Thanks to advances in medical technology, a computed tomography (CT) scan now allows doctors to detect lung cancer even during its early stages. This significantly improves patients’ chances of recovering from the disease and lowers related treatment costs. A CT scan is one of several diagnostic tests that physicians order when they suspect lung cancer.
Compared to chest X-rays, CT scans can more easily reveal tumors, including their shape, size, and position. Also, this imaging technique can show masses that might have developed as a result of lung cancer spread. However, a CT scan may overlook small tumors if a portion of the lungs has already collapsed.
Despite a CT scan’s capability to uncover tumors and masses, it is not enough to diagnose lung cancer. Your doctor will not be able to verify your disease until a lab fully analyzes a sample of your lung cells and finds malignant cells. It is imperative that you see your physician if you are experiencing persistent signs and symptoms of lung cancer, have worked with asbestos, or were a smoker. The Mayo Clinic lists some of the common symptoms of lung cancer, which range from general hoarseness to coughing up blood.
How a CT Scan Works
A CT scan is a type of screening test that uses both computer and X-ray technology. This non-invasive test can take a 360-degree view of any part of the body and produce multiple images for radiologists to examine in detail. The scan produces slices or cross-sectional pictures that show the locations of organs and tumors within the body. In the lungs, a CT scan can detect small abnormalities without difficulty due to its high sensitivity.
Low-Dose CT Scans
Relative to a regular CT scan, a low-dose CT scan emits a lower amount of radiation. This makes a huge difference for patients at high risk for lung cancer or those who already have the disease because they are mainly the ones who require regular screening. Minimizing the amount of exposure is important because too much radiation can generally increase the risk of cancer. Nevertheless, the risk is still considered low in X-rays and CT scans.
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Why High-Risk Patients Should Have Annual Lung Screenings
Cancer treatment is most beneficial when the disease is discovered early and has not affected other parts of the body. In other words, you have the best chance of getting better when lung cancer is diagnosed at the most curable stage.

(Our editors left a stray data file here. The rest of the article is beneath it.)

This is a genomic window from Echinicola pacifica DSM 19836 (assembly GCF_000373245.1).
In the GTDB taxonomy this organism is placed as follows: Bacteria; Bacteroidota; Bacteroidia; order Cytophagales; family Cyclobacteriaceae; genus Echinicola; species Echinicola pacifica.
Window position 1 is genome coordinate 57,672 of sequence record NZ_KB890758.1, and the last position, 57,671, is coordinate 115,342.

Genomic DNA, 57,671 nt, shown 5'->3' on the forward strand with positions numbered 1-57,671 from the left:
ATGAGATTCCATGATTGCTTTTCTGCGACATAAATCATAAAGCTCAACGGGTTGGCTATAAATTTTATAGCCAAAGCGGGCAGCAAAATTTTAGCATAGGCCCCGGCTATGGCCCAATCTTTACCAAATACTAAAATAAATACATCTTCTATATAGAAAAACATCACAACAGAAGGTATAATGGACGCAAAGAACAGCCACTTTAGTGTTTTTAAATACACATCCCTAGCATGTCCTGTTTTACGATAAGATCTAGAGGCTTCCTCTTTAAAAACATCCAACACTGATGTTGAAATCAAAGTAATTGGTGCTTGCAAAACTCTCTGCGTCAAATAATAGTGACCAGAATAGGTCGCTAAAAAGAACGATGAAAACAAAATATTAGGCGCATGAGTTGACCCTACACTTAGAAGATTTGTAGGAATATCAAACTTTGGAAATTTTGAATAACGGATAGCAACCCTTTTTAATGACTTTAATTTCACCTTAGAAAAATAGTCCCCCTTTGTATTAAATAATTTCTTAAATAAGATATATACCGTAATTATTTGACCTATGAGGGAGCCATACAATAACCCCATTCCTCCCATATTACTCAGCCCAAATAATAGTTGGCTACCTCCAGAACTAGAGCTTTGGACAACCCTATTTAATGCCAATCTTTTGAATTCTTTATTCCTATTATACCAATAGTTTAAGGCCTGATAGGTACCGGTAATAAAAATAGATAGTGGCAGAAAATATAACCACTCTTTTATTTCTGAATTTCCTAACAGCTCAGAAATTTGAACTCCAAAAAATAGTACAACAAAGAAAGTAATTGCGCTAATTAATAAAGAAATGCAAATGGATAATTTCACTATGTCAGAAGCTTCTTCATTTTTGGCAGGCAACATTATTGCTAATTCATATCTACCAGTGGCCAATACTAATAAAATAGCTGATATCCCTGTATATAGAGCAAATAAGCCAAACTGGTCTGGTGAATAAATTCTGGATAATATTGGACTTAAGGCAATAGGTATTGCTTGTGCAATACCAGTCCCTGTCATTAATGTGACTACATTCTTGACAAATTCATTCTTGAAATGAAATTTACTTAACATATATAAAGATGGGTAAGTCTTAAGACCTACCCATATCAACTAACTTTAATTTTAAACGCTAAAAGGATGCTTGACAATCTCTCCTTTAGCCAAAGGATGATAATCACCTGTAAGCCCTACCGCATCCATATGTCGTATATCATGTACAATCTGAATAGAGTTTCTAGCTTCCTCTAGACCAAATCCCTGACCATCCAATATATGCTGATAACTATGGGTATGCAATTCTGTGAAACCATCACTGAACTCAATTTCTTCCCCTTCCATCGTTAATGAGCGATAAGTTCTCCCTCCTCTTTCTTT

The International Early Lung and Cardiac Action Program’s (IELCAP) study reveals that patients who received a lung cancer diagnosis during their annual CT screenings attained an overall cure rate of 80 percent. Patients who were part of the research were those assessed to be at risk for lung cancer due to their age, history of smoking, exposure to second-hand smoke, and occupational exposure to carcinogens like asbestos.
You should think about having a lung cancer screening each year if you are between 50 to 80 years of age and have been a heavy smoker for many years, or you have been exposed to asbestos in your employment. It is best to talk to your doctor regarding your cancer risk and whether regular lung cancer screening is ideal for your circumstances.
How a Chest X-Ray Differs from a CT Scan
While an X-ray can show two flattened views of your chest, a CT scan can display cross-sectional images from the top through the bottom of your lungs. Slight abnormalities that could indicate lung cancer at its early stage usually would not appear on a simple X-ray.
A CT scan also works differently than an X-ray because it takes many pictures that a computer program will later combine to produce a clean, cross-sectional image. Doctors can then learn more about the dimensions of a mass and how quickly it is growing or shrinking. In contrast, an X-ray takes one picture that provides a single angle of the lungs and tissues surrounding them. Abnormalities may appear as shaded areas, but further evaluations must be performed to establish whether they are tumors.
Who May Be Liable When There Is a Failure to Diagnose Lung Cancer
The longer lung cancer is left untreated, the more aggressive it can become. Hence, early detection is critical for the best prognosis and chance of survival. If you meet the criteria of being at high risk for developing lung cancer or exhibit symptoms of the disease, your primary care physician is responsible for ordering screening procedures.
Your doctor’s failure to thoroughly review your history, check your symptoms, and order proper tests may make them liable for any harm their negligence causes. In many cases, radiologists or family physicians commit acts of malpractice when they misinterpret or misread test results, do not give proper attention to recognized lung cancer symptoms, or do not acknowledge the significance of medical reports.
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Lung cancer can be seen on a CT scan, and your healthcare provider must take reasonable steps to alert you or offer treatment if they detect that you have it. Your doctor and other medical professionals may be held accountable for negligence if they already observed signs of your disease yet failed in their duty to order proper diagnostic screening. Reach out to Pintas & Mullins Law Firm today at (800) 217-6099 to find out whether you are entitled to take legal action.